Guest blogger, Amanda Benton. Amanda came on staff with us recently, and had the unique experience of working in the exact same area and with the exact same people as Tricord Global, one of my non-profits. Her three months in Malawi left her with some insight into coping in other cultures that is valuable for understanding social impact.
It was getting dark and I just knew something wasn’t right. We didn’t have cell service in Malawi and Gary knew that it was dangerous to be white and out by yourself late in the evening. When he finally walked through the gated entrance to the house we were living in, my heart flew with relief. Until I heard his panicked voice and then noticed his lack of shoes and red, scuffed neck.
My husband was out on a walk, picking hibiscus leaves a couple blocks from where we were staying in Lilongwe, when a group of five or six guys approached him. He received them with the friendly curiosity we’d become accustomed to (there are so few white people in Malawi, you can’t help but stick out). Suddenly, one man broke off and jumped on him. Gary attempted to fight back but stopped at the sight of the machetes the group carried. Gary was forced to the ground as the man choked him. The group took Gary’s wallet, shoes, my phone and the bag of just-picked tea leaves. Then they left him.
There was a scar from the man’s fingers on Gary’s throat for months. And as the wound physically healed, we attempted to readjust back into our mission zone. But everything was different. The air held foreboding and danger instead of promise and hope. Friendly interest and looks became questionable. The culture and people we’d fallen in love with were put at distance from our hearts. We started scanning faces every time we walked through our neighborhood to the bus. I looked for Gary’s shoes on every man I encountered. Instead of being missionally-minded, we were fearful and resentful to the people we’d come to serve.
After a week of acting like distrustful detectives, we realized something had to give. Our fear turned every Malawian face into a force of harm. We took our negative experience and let it color the culture, and our mission suffered for it.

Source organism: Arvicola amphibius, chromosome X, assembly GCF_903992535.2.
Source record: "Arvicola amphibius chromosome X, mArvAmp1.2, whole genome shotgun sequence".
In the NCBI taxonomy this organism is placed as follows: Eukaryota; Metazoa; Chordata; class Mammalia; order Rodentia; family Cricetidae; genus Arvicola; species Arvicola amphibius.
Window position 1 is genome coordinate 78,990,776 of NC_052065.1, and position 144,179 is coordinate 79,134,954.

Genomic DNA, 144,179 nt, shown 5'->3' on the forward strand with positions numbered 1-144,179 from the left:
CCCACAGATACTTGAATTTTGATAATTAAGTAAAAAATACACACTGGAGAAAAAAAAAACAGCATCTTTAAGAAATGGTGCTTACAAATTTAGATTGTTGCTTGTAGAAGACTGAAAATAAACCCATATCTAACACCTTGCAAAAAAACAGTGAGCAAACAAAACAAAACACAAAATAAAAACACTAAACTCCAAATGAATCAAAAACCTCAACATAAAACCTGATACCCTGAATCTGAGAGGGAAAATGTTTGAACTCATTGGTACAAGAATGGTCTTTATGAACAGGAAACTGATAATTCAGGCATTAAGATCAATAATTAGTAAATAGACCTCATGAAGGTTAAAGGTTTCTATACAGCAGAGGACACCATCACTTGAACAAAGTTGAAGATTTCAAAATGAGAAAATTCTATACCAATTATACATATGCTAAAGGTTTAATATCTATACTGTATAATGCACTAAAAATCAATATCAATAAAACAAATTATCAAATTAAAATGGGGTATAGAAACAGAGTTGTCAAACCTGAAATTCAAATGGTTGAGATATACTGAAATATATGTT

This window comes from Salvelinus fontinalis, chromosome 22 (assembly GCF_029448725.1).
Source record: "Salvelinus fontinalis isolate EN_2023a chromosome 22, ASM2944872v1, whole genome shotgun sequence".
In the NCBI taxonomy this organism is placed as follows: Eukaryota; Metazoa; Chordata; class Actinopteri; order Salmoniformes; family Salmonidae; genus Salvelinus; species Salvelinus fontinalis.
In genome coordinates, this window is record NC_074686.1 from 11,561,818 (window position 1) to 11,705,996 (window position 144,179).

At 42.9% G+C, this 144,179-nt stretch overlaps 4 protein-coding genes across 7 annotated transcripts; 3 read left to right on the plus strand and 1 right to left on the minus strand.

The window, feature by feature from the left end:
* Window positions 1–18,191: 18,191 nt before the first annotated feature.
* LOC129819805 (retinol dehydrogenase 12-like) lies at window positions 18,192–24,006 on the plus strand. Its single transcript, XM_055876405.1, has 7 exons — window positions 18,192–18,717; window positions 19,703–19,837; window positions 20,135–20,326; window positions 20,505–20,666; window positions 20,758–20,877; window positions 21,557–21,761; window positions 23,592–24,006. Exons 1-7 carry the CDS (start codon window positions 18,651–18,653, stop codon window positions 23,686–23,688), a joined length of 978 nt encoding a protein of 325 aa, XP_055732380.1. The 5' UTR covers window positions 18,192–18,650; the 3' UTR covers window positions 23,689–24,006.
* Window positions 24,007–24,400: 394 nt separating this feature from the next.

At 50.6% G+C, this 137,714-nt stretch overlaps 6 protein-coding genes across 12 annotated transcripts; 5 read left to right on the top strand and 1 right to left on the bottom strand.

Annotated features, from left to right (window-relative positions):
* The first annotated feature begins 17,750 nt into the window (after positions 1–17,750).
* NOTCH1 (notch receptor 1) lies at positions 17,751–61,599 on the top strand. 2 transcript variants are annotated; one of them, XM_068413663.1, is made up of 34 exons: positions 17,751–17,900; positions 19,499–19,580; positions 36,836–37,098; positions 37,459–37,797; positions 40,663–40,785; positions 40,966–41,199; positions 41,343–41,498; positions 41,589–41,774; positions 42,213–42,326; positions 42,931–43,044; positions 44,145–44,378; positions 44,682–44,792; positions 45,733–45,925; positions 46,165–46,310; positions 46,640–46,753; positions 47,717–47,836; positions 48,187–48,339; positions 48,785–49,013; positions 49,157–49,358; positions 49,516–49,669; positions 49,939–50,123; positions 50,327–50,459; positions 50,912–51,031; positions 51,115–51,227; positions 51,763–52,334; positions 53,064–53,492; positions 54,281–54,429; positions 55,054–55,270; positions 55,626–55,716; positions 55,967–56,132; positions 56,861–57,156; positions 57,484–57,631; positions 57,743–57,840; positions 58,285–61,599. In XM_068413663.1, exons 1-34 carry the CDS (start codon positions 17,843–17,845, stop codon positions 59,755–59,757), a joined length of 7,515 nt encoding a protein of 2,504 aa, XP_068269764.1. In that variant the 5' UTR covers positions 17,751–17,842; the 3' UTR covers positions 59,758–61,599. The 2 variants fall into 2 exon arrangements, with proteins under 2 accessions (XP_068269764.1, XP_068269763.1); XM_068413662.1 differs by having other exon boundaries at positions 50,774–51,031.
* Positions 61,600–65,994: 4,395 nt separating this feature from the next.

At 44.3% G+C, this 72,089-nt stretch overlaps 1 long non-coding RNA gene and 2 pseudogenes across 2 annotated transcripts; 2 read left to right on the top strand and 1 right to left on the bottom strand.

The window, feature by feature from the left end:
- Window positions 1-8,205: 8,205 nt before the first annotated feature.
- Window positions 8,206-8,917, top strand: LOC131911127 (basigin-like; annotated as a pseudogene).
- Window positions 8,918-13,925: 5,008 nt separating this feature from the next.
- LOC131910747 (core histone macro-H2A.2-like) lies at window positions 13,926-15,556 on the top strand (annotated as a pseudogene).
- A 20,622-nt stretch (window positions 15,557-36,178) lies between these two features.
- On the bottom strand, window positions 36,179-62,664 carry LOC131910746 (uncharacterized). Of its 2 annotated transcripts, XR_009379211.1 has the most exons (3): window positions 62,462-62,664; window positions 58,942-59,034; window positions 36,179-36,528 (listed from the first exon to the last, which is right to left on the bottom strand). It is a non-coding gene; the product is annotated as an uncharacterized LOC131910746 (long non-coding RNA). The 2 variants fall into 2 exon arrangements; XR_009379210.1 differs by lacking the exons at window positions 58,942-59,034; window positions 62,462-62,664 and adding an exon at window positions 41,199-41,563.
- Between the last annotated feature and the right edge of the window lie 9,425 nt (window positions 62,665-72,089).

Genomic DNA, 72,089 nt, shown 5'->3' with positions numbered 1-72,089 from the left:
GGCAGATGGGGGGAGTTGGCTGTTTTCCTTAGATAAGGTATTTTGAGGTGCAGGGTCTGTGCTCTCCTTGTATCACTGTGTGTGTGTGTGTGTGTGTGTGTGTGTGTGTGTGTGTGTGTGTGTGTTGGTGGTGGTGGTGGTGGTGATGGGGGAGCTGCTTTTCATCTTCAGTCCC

As someone who invests in social impact, it is vital to stay connected to the hope you have for the people you are investing in. At five weeks into our stay in Malawi, we were at a crossroads. We could let the fear and anger thrive and cause use to lose hope in a strong future for Malawians. Or we could choose to focus on the kind people thriving all around us, eager for opportunity. And so, we walked back to the place where it all went down. We prayed, forgave the men who attacked Gary and headed home. In many ways, we’re still healing from this trauma. Gary’s even sought out some therapy. But we made sure to leave the anger behind us as soon as possible.
The moment we left the anger behind, mission resumed as normal. Yes, we were more careful about the situations we put ourselves in. But we were back to having hope for those we invested in.
You might not get mugged at machete point, but somewhere along the way, we all get stung. Whether it’s a miscommunication between partners, getting pick-pocketed, or finding out the money isn’t getting used as we hoped, social impact investing is a risky business. It’s often cross-cultural in some way (wealthy to impoverished, first world to developing) and that means differences are imminent. But if we sustain our hope and faith in those we work for, then individuals, cultures and the world can change one step at a time, for the better.